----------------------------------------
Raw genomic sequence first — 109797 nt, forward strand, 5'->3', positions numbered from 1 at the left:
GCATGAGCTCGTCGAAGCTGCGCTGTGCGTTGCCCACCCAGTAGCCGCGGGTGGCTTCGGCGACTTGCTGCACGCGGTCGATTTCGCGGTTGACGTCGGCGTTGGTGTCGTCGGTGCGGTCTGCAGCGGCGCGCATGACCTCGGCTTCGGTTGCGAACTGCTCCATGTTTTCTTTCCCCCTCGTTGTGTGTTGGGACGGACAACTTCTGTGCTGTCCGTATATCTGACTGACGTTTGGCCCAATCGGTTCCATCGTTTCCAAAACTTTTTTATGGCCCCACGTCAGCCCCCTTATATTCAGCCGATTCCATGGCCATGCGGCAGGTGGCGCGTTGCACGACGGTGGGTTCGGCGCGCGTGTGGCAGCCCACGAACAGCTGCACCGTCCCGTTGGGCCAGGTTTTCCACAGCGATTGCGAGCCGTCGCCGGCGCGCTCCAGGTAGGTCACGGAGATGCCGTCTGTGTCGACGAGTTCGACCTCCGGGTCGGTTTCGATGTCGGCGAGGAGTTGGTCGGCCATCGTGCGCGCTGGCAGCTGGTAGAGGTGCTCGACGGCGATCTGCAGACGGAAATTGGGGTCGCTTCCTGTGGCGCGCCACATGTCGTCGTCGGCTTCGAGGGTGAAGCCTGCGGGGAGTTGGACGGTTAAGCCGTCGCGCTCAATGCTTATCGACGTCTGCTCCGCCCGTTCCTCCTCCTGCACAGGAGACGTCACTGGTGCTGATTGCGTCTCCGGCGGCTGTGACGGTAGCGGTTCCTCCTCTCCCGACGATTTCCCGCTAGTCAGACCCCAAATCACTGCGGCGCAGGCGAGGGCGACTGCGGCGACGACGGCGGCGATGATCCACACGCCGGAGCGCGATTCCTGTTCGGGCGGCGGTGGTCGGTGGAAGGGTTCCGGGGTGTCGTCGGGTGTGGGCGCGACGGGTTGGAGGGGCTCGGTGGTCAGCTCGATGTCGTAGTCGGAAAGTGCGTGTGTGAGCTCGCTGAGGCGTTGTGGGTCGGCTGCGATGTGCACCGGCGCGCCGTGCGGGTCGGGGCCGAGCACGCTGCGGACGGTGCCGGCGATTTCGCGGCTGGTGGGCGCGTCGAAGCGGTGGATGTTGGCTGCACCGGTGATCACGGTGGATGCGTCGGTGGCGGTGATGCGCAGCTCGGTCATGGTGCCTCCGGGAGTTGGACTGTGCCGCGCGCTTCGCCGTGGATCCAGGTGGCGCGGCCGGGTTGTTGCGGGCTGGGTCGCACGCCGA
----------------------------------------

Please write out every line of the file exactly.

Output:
Raw genomic sequence first — 109797 nt, forward strand, 5'->3', positions numbered from 1 at the left:
GCATGAGCTCGTCGAAGCTGCGCTGTGCGTTGCCCACCCAGTAGCCGCGGGTGGCTTCGGCGACTTGCTGCACGCGGTCGATTTCGCGGTTGACGTCGGCGTTGGTGTCGTCGGTGCGGTCTGCAGCGGCGCGCATGACCTCGGCTTCGGTTGCGAACTGCTCCATGTTTTCTTTCCCCCTCGTTGTGTGTTGGGACGGACAACTTCTGTGCTGTCCGTATATCTGACTGACGTTTGGCCCAATCGGTTCCATCGTTTCCAAAACTTTTTTATGGCCCCACGTCAGCCCCCTTATATTCAGCCGATTCCATGGCCATGCGGCAGGTGGCGCGTTGCACGACGGTGGGTTCGGCGCGCGTGTGGCAGCCCACGAACAGCTGCACCGTCCCGTTGGGCCAGGTTTTCCACAGCGATTGCGAGCCGTCGCCGGCGCGCTCCAGGTAGGTCACGGAGATGCCGTCTGTGTCGACGAGTTCGACCTCCGGGTCGGTTTCGATGTCGGCGAGGAGTTGGTCGGCCATCGTGCGCGCTGGCAGCTGGTAGAGGTGCTCGACGGCGATCTGCAGACGGAAATTGGGGTCGCTTCCTGTGGCGCGCCACATGTCGTCGTCGGCTTCGAGGGTGAAGCCTGCGGGGAGTTGGACGGTTAAGCCGTCGCGCTCAATGCTTATCGACGTCTGCTCCGCCCGTTCCTCCTCCTGCACAGGAGACGTCACTGGTGCTGATTGCGTCTCCGGCGGCTGTGACGGTAGCGGTTCCTCCTCTCCCGACGATTTCCCGCTAGTCAGACCCCAAATCACTGCGGCGCAGGCGAGGGCGACTGCGGCGACGACGGCGGCGATGATCCACACGCCGGAGCGCGATTCCTGTTCGGGCGGCGGTGGTCGGTGGAAGGGTTCCGGGGTGTCGTCGGGTGTGGGCGCGACGGGTTGGAGGGGCTCGGTGGTCAGCTCGATGTCGTAGTCGGAAAGTGCGTGTGTGAGCTCGCTGAGGCGTTGTGGGTCGGCTGCGATGTGCACCGGCGCGCCGTGCGGGTCGGGGCCGAGCACGCTGCGGACGGTGCCGGCGATTTCGCGGCTGGTGGGCGCGTCGAAGCGGTGGATGTTGGCTGCACCGGTGATCACGGTGGATGCGTCGGTGGCGGTGATGCGCAGCTCGGTCATGGTGCCTCCGGGAGTTGGACTGTGCCGCGCGCTTCGCCGTGGATCCAGGTGGCGCGGCCGGGTTGTTGCGGGCTGGGTCGCACGCCGA